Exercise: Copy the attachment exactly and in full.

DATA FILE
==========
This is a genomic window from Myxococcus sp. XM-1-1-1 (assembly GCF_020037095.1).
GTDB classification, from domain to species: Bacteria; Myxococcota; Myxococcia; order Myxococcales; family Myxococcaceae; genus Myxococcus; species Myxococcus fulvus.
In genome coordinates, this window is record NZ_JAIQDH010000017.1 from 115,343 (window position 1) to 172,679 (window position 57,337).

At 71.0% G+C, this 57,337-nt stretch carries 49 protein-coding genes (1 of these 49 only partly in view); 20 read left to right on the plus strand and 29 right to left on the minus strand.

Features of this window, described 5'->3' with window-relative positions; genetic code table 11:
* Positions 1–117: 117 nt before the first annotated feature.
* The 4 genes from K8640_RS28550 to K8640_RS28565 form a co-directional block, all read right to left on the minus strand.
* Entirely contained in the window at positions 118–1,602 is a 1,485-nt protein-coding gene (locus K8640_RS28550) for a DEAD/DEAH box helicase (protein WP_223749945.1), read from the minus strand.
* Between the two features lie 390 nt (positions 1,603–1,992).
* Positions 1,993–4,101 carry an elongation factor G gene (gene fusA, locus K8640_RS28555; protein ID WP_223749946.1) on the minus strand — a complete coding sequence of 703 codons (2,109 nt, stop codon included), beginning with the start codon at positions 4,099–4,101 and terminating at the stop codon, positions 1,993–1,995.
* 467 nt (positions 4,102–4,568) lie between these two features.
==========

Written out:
This is a genomic window from Myxococcus sp. XM-1-1-1 (assembly GCF_020037095.1).
GTDB classification, from domain to species: Bacteria; Myxococcota; Myxococcia; order Myxococcales; family Myxococcaceae; genus Myxococcus; species Myxococcus fulvus.
In genome coordinates, this window is record NZ_JAIQDH010000017.1 from 115,343 (window position 1) to 172,679 (window position 57,337).

At 71.0% G+C, this 57,337-nt stretch carries 49 protein-coding genes (1 of these 49 only partly in view); 20 read left to right on the plus strand and 29 right to left on the minus strand.

Features of this window, described 5'->3' with window-relative positions; genetic code table 11:
* Positions 1–117: 117 nt before the first annotated feature.
* The 4 genes from K8640_RS28550 to K8640_RS28565 form a co-directional block, all read right to left on the minus strand.
* Entirely contained in the window at positions 118–1,602 is a 1,485-nt protein-coding gene (locus K8640_RS28550) for a DEAD/DEAH box helicase (protein WP_223749945.1), read from the minus strand.
* Between the two features lie 390 nt (positions 1,603–1,992).
* Positions 1,993–4,101 carry an elongation factor G gene (gene fusA, locus K8640_RS28555; protein ID WP_223749946.1) on the minus strand — a complete coding sequence of 703 codons (2,109 nt, stop codon included), beginning with the start codon at positions 4,099–4,101 and terminating at the stop codon, positions 1,993–1,995.
* 467 nt (positions 4,102–4,568) lie between these two features.